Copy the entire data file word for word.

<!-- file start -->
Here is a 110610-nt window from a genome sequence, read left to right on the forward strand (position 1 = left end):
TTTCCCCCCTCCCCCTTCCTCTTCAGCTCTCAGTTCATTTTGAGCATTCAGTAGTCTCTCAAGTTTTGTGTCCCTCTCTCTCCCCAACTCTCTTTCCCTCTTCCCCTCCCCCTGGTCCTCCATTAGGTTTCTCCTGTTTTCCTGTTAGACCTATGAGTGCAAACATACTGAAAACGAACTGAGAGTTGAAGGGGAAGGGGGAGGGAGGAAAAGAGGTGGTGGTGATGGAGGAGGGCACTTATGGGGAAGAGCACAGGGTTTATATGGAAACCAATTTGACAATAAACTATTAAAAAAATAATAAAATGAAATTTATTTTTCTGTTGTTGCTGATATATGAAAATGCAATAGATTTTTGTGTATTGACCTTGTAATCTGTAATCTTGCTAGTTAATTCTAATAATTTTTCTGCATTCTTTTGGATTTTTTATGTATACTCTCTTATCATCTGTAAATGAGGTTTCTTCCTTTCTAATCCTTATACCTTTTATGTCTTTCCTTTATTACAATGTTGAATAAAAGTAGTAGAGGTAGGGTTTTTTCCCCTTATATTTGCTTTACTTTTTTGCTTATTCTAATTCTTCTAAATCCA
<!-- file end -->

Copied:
Here is a 110610-nt window from a genome sequence, read left to right on the forward strand (position 1 = left end):
TTTCCCCCCTCCCCCTTCCTCTTCAGCTCTCAGTTCATTTTGAGCATTCAGTAGTCTCTCAAGTTTTGTGTCCCTCTCTCTCCCCAACTCTCTTTCCCTCTTCCCCTCCCCCTGGTCCTCCATTAGGTTTCTCCTGTTTTCCTGTTAGACCTATGAGTGCAAACATACTGAAAACGAACTGAGAGTTGAAGGGGAAGGGGGAGGGAGGAAAAGAGGTGGTGGTGATGGAGGAGGGCACTTATGGGGAAGAGCACAGGGTTTATATGGAAACCAATTTGACAATAAACTATTAAAAAAATAATAAAATGAAATTTATTTTTCTGTTGTTGCTGATATATGAAAATGCAATAGATTTTTGTGTATTGACCTTGTAATCTGTAATCTTGCTAGTTAATTCTAATAATTTTTCTGCATTCTTTTGGATTTTTTATGTATACTCTCTTATCATCTGTAAATGAGGTTTCTTCCTTTCTAATCCTTATACCTTTTATGTCTTTCCTTTATTACAATGTTGAATAAAAGTAGTAGAGGTAGGGTTTTTTCCCCTTATATTTGCTTTACTTTTTTGCTTATTCTAATTCTTCTAAATCCA